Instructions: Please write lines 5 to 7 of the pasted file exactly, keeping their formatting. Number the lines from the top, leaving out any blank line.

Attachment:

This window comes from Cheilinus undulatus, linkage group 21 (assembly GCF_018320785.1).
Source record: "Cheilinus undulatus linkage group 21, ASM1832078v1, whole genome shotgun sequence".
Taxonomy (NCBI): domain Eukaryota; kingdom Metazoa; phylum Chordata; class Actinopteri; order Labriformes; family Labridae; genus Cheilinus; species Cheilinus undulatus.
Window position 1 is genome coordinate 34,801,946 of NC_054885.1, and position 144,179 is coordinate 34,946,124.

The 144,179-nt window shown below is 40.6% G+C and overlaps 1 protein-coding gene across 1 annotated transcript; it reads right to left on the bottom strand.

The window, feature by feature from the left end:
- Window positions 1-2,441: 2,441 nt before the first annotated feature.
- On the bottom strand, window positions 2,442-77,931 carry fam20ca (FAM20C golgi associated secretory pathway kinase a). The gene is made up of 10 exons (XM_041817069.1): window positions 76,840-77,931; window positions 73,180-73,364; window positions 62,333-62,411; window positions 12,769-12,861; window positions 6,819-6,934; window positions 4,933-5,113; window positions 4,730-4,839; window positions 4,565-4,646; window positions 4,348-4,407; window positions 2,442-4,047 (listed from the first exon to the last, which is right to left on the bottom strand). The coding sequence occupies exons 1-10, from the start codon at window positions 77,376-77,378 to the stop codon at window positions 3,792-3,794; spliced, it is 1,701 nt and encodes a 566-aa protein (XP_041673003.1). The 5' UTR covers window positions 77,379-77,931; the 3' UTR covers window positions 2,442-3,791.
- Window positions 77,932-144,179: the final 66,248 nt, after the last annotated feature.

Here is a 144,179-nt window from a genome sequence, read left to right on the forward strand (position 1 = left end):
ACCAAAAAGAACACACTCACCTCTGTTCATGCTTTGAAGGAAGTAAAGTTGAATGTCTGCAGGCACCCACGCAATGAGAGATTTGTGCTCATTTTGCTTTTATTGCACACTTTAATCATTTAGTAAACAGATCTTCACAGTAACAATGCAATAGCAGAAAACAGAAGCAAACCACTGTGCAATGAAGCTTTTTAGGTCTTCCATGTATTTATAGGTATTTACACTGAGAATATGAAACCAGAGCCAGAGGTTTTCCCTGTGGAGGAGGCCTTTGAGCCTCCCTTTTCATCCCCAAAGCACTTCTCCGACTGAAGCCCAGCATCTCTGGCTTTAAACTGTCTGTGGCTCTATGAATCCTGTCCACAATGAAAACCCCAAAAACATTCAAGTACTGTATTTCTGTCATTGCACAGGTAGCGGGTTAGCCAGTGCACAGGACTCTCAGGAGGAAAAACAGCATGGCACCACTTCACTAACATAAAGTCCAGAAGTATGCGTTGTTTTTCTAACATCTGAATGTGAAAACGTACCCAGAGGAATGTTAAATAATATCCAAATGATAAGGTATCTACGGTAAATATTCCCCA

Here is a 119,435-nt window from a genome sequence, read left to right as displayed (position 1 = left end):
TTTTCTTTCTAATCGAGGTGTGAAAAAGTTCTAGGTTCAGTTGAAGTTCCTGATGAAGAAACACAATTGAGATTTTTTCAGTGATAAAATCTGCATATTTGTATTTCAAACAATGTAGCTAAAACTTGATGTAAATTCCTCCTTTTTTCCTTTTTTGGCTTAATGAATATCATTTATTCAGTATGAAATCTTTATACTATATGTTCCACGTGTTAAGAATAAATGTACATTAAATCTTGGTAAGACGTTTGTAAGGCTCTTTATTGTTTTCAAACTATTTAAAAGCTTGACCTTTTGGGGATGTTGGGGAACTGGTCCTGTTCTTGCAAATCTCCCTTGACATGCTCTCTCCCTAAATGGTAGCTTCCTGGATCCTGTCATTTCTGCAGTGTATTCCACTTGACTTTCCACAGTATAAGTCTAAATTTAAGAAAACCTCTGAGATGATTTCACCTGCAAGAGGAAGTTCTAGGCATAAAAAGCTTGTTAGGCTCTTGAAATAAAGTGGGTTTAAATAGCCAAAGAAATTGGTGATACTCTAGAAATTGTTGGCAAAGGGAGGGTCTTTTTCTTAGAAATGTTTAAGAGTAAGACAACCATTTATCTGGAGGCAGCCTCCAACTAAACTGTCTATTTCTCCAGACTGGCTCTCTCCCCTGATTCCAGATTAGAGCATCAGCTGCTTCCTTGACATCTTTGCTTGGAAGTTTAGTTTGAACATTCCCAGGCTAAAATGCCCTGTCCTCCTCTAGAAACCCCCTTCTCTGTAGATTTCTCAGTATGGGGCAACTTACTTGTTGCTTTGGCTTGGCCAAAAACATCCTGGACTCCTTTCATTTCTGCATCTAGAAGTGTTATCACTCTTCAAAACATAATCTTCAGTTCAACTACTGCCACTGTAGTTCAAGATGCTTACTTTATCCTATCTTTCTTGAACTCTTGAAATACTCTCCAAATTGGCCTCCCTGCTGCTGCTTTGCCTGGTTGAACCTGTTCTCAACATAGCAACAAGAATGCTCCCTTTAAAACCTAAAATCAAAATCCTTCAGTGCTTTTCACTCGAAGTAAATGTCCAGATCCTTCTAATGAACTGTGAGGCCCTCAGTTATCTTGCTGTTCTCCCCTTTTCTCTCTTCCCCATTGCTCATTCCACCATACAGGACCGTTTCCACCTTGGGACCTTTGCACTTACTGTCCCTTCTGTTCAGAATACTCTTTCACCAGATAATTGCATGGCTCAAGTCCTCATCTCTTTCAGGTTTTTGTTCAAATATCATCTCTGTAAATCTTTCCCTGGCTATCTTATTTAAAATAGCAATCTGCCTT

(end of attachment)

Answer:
The 144,179-nt window shown below is 40.6% G+C and overlaps 1 protein-coding gene across 1 annotated transcript; it reads right to left on the bottom strand.

The window, feature by feature from the left end:
- Window positions 1-2,441: 2,441 nt before the first annotated feature.